Thursday, September 17, 2015

Rosaria Butterfield and Dorothy Patterson

A few weeks ago on a Sunday night I led my congregation to watch this YouTube video. In it Dr. Rosaria Butterfield tells her own story of conversion in which she left irreligion and lesbianism in favor of Christianity. Every aspect of Butterfield’s story is spellbinding, but the part that caught me by surprise more than any other was the role she attributed to hospitality in her conversion. Butterfield glowingly described the strong community she enjoyed in her former lesbianism. She opened her own house every Thursday to whomever among her lesbian friends wanted to stop by. Someone in her cohort opened her home in this way every night of the week. Among the factors that made her willing to consider Christianity (alongside six-to-eight hours of Bible study every day!) was that she found in her pastor-friend and his wife someone as committed to hospitality as she was. Her most stinging critique of contemporary American Evangelicalism: That we are living “on a starvation diet of community.”

How ironic that at this very moment there are some quarters of American Evangelicalism (and semi-Evangelicalism/pseudo-Evangelicalism) who lampoon and mock the sort of work that Dr. Dorothy Patterson and Southwestern Baptist Theological Seminary have done through the Women’s Studies Program, the Homemaking degree, and the Horner Homemaking House to emphasize and teach hospitality and community-building as important means of ministry in the twenty-first century! Such antiquated values, we are told, will make of us obscurantists who will never be able to reach a modern generation of women, yet the ├╝ber-modern Butterfield—erstwhile Northern, lesbian, tenured Professor of English Literature and Women’s Studies, with emphases on feminist ideology and queer theory—has identified precisely the foci of these SWBTS programs as a sine qua non of her conversion and has listed them among the key needs of the hour for our propagation of the gospel.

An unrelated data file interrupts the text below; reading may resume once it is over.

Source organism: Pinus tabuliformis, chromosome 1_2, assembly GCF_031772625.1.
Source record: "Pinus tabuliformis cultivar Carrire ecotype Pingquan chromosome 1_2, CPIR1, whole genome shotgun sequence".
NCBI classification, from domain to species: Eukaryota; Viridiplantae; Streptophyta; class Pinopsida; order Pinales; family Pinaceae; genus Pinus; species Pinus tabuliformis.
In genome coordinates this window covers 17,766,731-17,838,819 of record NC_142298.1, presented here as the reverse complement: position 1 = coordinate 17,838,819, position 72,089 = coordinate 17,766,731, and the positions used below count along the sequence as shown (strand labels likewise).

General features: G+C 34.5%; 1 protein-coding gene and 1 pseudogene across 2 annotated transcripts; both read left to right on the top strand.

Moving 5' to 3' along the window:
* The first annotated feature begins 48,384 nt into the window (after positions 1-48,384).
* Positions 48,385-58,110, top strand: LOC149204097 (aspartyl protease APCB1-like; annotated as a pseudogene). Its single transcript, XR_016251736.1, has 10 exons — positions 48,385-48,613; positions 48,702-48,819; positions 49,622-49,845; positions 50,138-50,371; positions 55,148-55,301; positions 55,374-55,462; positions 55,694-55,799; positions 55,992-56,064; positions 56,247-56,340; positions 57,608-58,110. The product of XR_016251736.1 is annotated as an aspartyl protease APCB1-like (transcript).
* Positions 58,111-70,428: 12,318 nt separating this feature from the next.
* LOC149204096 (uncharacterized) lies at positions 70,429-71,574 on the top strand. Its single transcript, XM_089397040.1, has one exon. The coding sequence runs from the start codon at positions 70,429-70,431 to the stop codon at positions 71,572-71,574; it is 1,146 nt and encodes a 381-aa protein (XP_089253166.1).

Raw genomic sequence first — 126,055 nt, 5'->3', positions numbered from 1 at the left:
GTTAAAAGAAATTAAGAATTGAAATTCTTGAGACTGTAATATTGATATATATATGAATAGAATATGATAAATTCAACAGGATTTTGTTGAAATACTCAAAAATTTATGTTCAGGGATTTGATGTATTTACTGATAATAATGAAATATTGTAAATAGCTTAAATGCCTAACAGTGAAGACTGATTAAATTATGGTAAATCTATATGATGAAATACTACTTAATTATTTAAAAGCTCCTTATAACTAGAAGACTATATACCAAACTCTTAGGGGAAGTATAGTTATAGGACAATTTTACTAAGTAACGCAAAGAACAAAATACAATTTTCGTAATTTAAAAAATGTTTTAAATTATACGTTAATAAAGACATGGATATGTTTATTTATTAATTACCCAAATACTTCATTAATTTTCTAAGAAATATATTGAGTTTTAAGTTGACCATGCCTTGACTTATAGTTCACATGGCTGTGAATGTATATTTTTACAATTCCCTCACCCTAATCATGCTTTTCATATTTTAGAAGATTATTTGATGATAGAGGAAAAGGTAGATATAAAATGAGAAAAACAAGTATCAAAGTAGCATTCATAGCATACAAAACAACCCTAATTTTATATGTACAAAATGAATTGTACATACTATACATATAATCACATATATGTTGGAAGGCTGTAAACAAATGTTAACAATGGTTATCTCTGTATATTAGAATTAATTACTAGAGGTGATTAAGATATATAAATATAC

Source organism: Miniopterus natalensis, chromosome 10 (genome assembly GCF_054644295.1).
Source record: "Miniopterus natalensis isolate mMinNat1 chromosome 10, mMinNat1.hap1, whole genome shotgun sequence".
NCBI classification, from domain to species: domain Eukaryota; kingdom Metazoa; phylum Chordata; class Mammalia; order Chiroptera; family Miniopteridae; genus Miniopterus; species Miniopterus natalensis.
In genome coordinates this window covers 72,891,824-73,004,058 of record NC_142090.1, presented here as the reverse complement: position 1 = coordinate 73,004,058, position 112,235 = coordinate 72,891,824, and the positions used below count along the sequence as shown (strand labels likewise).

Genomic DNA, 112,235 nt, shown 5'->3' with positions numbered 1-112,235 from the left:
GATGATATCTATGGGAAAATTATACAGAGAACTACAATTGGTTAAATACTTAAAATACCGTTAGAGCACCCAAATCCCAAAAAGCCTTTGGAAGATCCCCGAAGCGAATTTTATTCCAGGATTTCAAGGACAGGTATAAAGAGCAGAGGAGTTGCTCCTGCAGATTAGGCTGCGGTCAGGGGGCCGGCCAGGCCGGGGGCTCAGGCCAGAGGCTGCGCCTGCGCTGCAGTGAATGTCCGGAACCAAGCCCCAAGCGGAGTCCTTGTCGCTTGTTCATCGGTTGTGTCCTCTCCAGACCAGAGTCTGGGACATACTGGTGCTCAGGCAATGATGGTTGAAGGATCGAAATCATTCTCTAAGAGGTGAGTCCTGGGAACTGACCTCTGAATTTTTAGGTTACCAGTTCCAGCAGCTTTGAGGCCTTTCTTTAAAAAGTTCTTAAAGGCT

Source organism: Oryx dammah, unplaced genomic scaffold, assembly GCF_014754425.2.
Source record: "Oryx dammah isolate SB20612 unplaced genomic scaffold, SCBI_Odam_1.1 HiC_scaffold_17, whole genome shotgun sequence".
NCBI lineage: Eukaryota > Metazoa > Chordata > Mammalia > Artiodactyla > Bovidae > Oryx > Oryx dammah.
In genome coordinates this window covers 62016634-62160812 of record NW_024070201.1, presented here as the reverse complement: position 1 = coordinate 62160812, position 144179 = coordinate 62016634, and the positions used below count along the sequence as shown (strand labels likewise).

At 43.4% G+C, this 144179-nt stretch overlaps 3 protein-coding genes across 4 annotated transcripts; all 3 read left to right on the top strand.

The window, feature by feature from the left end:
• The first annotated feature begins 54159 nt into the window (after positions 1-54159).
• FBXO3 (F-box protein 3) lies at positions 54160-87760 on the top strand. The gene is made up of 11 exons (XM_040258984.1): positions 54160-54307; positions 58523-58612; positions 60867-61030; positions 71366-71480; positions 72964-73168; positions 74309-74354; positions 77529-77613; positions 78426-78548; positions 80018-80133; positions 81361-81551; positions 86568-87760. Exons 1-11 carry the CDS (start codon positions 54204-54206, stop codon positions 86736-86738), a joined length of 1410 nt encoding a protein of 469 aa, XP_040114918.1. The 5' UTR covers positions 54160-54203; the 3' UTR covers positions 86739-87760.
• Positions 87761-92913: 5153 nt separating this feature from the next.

I ask Southern Baptists to consider this: If Butterfield is right, and if hospitality and increased community are pressing needs for the success of the gospel among contemporary Americans, what serious strategy exists outside the Southwestern model for achieving them? I can assure you, for the Barber household to serve as this sort of a welcoming atmosphere is not something I could ever accomplish but through the efforts of my wife. A strategy expecting Southern Baptist men to assemble a winning combination of theology and hospitality on their own is a fool’s errand. The time has come to heed Butterfield’s words—and Patterson’s—by expanding training to interested women to empower them through homemaking skills and theological education to use their homes as Kingdom outposts welcoming in refugees from the culture who are looking for a home.

Yesterday I was in the audience as Dr. Candi Finch occupied the Dorothy K Patterson Chair of Women's Studies at SWBTS. Dr. Finch is an exemplary scholar and theologian in her own right, as well as an ardent follower of Jesus Christ and a champion for students. I think Butterfield is right. I think we are starving for hospitality and community. Of every solution on the table, I'm most optimistic about the one being offered through the mobilization and empowerment of biblical women at SWBTS.